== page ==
But I’m willing to take Mayr’s word that the fossil is zygodactyl. There are features of the distal end of the tarsometatarsus that indicate zygodactyly even if the toes of the fossil don’t happen to be arranged that way in death.

    • Torbjörn Larsson, OM
      Posted May 30, 2014 at 8:16 am | Permalink

      Hummingbirds may be an unfair comparison vs perching. =D

      I think they meant an added constraint, not a decisive one.

      • John Harshman
        Posted May 30, 2014 at 9:08 am | Permalink

        I will also point out that most zygodactyl birds, including most parrots, are not nectar-feeders, and that nectar-feeding parrots are nested within non-nectar-feeding parrots, so zygodactyly could not have evolved for the purpose of nectar-feeding. There seems in fact to be no relationship between the characters.

  7. Ron DeBry
    Posted May 30, 2014 at 7:21 am | Permalink

    Cool fossil – but the tone of 1st paragraph of this write-up is odd. “by about 50 million years ago, birds had *already* evolved to take advantage of this *new* food source” – 110 million years old counts as ‘new’?

    • Curt Cameron
      Posted May 30, 2014 at 9:30 am | Permalink

      That was my thought too. It’s surprising to me that it it took more than a million years. But I’m not a biologist, what do I know?

      From a layman’s point of view, I think one of the biggest problems in our understanding paleontology is that we don’t really grasp the timeline. To most laymen, sabertooth tigers and mammoths existed a long time ago, and dinosaurs existed a long time ago, so they’re about the same, right? Our view of time into the past seems to be logarithmic – take one step back 100 years ago, the next step is 1000 years ago, the next step is 10,000 years ago, etc. Getting an understanding of the timeline is something that I’m trying hard to get right.

      • Posted May 30, 2014 at 1:11 pm | Permalink

        Here’s the Geological Society of America geologic time scale chart:

        My high school earth science teacher had students measure out the time scale on a roll of cash register paper. I still think it’s a good way to show the relative length of the Precambrian.

      • Posted May 30, 2014 at 10:22 am | Permalink

        Timelines can really throw you, because diagrams of the timelines are usually not represented in proportion.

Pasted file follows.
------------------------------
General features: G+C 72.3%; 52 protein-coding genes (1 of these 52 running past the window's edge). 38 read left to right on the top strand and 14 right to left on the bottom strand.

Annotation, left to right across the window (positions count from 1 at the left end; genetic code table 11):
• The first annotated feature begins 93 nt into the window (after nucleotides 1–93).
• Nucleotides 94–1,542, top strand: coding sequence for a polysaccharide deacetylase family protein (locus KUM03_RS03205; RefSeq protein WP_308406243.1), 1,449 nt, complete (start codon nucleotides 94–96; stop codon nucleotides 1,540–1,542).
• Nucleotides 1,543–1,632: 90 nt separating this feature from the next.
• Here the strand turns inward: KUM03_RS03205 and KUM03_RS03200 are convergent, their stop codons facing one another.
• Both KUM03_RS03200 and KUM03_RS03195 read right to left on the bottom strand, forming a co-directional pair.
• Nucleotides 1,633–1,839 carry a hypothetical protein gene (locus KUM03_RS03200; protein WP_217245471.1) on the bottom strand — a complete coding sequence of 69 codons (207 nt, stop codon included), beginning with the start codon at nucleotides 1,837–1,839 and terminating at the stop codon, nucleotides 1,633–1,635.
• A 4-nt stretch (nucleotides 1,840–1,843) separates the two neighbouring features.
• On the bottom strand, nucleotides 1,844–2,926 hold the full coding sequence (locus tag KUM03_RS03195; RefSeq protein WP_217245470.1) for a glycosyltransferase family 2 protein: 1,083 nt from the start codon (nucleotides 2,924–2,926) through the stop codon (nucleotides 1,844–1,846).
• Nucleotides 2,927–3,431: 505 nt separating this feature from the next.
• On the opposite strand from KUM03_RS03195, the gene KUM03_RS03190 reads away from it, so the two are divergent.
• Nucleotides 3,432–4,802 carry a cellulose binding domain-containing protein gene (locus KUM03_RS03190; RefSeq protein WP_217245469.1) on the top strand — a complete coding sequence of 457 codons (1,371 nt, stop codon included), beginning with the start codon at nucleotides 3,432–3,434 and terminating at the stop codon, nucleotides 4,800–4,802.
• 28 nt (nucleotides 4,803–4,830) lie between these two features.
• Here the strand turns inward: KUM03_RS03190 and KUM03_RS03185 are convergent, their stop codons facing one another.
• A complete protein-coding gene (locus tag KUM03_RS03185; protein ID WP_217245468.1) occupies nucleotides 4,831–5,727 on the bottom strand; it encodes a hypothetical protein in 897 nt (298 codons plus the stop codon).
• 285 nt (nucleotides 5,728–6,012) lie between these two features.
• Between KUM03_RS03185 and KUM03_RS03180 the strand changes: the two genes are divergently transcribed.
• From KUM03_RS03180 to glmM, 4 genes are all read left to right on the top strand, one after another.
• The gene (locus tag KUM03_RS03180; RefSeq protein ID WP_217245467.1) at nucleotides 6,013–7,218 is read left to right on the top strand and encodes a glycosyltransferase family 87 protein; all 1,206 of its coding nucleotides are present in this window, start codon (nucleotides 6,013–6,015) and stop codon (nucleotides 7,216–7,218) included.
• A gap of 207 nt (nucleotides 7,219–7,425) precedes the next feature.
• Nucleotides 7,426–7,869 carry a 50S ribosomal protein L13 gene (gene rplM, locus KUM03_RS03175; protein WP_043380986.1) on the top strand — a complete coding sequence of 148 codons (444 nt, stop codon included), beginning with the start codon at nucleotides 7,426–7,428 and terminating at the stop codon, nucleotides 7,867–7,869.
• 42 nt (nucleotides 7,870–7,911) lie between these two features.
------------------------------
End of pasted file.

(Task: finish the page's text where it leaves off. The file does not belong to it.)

The first 90% of earth history is Precambrian. That is, all animal life is still in the water. Arthropods coming onto land to eat moss is ‘recent’ (!)

        • Diane G.
          Posted May 30, 2014 at 11:36 am | Permalink

          The Brights distribute a pretty cool, representative poster:


          • Curt Cameron
            Posted May 30, 2014 at 12:38 pm | Permalink

            That poster is cool in a way, but in another way it reinforces the problem – the time scale on it is not linear – 30 million years on the left side (the most recent 30 million) takes up the same amount of distance that a billion years takes in the middle, and several billion on the right side.

            When I was in high school, my biology teacher took the class on a long walk, probably a half-mile. He had marked distances along the walk, so that when we got to the farthest point from the classroom, that was the beginning of the Earth. We walked a while back towards the school, and that was the beginnings of life. It was a long walk until we got to the Cambrian. The last bit of the timeline was drawn on a lab table in the classroom, with all human history jammed into the final 1/8 inch. I think about that often.

            I’m not sure that a teacher could do that nowadays, taking the class off-campus. This was about 1976 in conservative west Texas, but I think I got a decent understanding of evolution from that class.

            • Diane G.
              Posted May 30, 2014 at 1:45 pm | Permalink

              I love examples like that, and the teachers that provide them. :)

  8. JBlilie
    Posted May 30, 2014 at 8:13 am | Permalink

    Really cool — and yes, so tiny!

    In a previous home, I had a huge maple tree in my back yard. Each spring when it bloomed, the local gray squirrels would congregate in the tree and stuff themselves on the flowers.

    I had never seen this before.

  9. Posted May 30, 2014 at 10:42 am | Permalink

    Fascinating post, and very well-written. I just wanted to offer a point of clarification: this is not evidence of a bird eating pollen 50 million years ago. It’s evidence that I, as part of my divine mission to create a fossil record as a test of humanity’s faith in God, accidentally smeared some pollen on one of my bird fossils. Sorry for the confusion.

  10. Filippo
    Posted May 30, 2014 at 1:39 pm | Permalink